Informaticopia

Sunday, November 09, 2008

Patient Accessible Electronic Health Records: Exploring Recommendations for Successful Implementation Strategies

The Journal of Medical Internet Research has recently published an interesting paper entitled: Patient Accessible Electronic Health Records: Exploring Recommendations for Successful Implementation Strategies by David Wiljer, Sara Urowitz, Emma Apatu, Claudette DeLenardo, Gunther Eysenbach, Tamara Harth, Howard Pai and Kevin J Leonard.

The paper reports the outcome of a Patient Accessible Electronic Health Record (PAEHR) Workshop attended by 45 participants who discussed recommendations for the implementation of patient accessible EHRs.

Recommendations were discussed under four subject domains:
1) providing patient access to the EHR,
2) maintaining privacy and confidentiality related to the PAEHR,
3) patient education and navigation of the PAEHR, and
4) strategies for managing institutional change.

The discussion focused on the need for national infrastructure, clear definitions for privacy, security and confidentiality, flexible, interoperable solutions, and patient and professional education. In addition, there was a strong call for research into all domains of patient accessible EHRs to ensure the adoption of evidence-based practices.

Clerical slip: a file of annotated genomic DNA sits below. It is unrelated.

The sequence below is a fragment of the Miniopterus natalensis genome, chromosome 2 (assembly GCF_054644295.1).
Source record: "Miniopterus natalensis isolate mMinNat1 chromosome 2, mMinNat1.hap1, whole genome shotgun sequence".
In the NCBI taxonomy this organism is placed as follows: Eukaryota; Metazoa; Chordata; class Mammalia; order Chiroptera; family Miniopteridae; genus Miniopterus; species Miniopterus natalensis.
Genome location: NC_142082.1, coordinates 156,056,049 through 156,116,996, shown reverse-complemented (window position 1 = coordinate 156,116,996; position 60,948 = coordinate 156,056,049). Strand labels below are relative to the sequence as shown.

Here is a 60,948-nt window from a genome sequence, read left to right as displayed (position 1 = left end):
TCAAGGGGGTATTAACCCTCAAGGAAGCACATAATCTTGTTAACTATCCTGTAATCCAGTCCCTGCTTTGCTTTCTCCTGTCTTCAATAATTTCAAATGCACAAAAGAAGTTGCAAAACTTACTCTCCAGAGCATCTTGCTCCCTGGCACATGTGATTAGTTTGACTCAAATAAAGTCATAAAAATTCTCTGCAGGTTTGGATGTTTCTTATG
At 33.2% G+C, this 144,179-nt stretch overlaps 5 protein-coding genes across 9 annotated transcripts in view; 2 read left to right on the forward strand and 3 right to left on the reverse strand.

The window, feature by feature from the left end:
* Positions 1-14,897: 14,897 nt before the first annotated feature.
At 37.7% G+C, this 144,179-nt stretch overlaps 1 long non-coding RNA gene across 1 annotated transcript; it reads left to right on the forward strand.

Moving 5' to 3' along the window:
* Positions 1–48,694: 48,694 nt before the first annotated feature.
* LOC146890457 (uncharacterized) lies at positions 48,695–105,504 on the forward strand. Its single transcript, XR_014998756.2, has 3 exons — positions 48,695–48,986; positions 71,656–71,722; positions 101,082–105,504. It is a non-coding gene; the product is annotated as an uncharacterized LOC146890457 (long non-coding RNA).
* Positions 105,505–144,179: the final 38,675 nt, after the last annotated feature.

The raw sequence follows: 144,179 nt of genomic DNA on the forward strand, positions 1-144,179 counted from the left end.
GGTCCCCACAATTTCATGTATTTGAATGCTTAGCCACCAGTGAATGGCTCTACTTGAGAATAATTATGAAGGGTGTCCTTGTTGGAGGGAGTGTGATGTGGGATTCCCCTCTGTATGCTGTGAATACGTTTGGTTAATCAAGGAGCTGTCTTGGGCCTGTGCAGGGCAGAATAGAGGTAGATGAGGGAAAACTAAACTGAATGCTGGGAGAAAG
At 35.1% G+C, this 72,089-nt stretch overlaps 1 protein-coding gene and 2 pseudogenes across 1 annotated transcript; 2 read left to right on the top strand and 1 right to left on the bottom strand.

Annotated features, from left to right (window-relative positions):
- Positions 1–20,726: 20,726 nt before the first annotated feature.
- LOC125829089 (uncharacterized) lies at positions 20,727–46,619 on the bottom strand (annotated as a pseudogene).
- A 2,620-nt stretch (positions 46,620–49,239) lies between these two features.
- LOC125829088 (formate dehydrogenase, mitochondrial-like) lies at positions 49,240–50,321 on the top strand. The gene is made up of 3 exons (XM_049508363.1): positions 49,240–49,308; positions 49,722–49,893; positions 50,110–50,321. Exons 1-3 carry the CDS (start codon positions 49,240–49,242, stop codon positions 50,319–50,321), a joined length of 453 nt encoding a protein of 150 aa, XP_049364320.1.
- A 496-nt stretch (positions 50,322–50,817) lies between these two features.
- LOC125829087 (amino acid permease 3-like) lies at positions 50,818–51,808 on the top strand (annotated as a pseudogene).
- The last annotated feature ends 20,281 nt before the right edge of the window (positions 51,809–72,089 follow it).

Although the report has North American focus the suggestions may well have use worldwide for patient engagement and empowerment.

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The web-based Personal Health Record - research implications report

An interesting report has recently been released which examines research implications for patients, consumers, health services and UK industry arising from developments in the web-based personal health record.

HOIP CIC was commissioned to undertake a scoping study into the implications of the web-based personal health record (PHR) and the resulting research priorities on behalf of the NIHR invention for innovation (i4i) programme and for the DH Policy Research Programme.

The report examines the following areas:

* The perspectives of participants and contributors to the study
* The challenge of commissioning and delivering research in web 2.0 timescales
* Policy implications and alignment
* Confidentiality, access and trust
* The user/consumer perspective
* The service perspective
* Technology perspectives
* The industry perspective

The report identifies 39 themes for further more detailed research. The research team are inviting those reading the report to take part in an online questionnaire to categorise these themes by their level of strategic or operational priority and the timescale within which the research needs to take place.

The full report, survey and forums to discuss the issues raised can be found at: http://hoipcic.ning.com/

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